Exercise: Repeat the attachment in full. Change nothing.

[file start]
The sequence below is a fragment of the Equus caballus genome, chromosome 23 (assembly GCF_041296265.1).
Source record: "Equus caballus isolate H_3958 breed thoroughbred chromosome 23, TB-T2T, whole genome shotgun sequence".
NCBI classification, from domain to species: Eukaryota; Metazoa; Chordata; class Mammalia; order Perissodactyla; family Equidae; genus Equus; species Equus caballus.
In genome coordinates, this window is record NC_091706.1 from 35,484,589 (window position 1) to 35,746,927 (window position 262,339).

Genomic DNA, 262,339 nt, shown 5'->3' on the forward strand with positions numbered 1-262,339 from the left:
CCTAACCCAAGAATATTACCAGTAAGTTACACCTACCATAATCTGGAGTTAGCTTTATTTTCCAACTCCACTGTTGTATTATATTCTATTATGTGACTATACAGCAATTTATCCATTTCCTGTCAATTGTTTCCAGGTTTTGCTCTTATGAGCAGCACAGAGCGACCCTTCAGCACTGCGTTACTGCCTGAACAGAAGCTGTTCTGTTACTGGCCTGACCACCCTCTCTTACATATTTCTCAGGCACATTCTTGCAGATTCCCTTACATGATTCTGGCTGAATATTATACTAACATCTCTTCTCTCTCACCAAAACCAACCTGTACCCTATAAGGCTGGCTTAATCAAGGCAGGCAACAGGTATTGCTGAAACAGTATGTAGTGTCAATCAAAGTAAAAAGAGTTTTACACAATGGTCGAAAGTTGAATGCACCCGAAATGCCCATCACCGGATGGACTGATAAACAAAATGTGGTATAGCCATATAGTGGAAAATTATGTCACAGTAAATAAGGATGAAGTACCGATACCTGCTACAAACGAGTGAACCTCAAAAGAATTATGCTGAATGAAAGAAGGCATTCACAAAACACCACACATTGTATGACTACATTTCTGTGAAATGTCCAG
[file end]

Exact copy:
The sequence below is a fragment of the Equus caballus genome, chromosome 23 (assembly GCF_041296265.1).
Source record: "Equus caballus isolate H_3958 breed thoroughbred chromosome 23, TB-T2T, whole genome shotgun sequence".
NCBI classification, from domain to species: Eukaryota; Metazoa; Chordata; class Mammalia; order Perissodactyla; family Equidae; genus Equus; species Equus caballus.
In genome coordinates, this window is record NC_091706.1 from 35,484,589 (window position 1) to 35,746,927 (window position 262,339).

Genomic DNA, 262,339 nt, shown 5'->3' on the forward strand with positions numbered 1-262,339 from the left:
CCTAACCCAAGAATATTACCAGTAAGTTACACCTACCATAATCTGGAGTTAGCTTTATTTTCCAACTCCACTGTTGTATTATATTCTATTATGTGACTATACAGCAATTTATCCATTTCCTGTCAATTGTTTCCAGGTTTTGCTCTTATGAGCAGCACAGAGCGACCCTTCAGCACTGCGTTACTGCCTGAACAGAAGCTGTTCTGTTACTGGCCTGACCACCCTCTCTTACATATTTCTCAGGCACATTCTTGCAGATTCCCTTACATGATTCTGGCTGAATATTATACTAACATCTCTTCTCTCTCACCAAAACCAACCTGTACCCTATAAGGCTGGCTTAATCAAGGCAGGCAACAGGTATTGCTGAAACAGTATGTAGTGTCAATCAAAGTAAAAAGAGTTTTACACAATGGTCGAAAGTTGAATGCACCCGAAATGCCCATCACCGGATGGACTGATAAACAAAATGTGGTATAGCCATATAGTGGAAAATTATGTCACAGTAAATAAGGATGAAGTACCGATACCTGCTACAAACGAGTGAACCTCAAAAGAATTATGCTGAATGAAAGAAGGCATTCACAAAACACCACACATTGTATGACTACATTTCTGTGAAATGTCCAG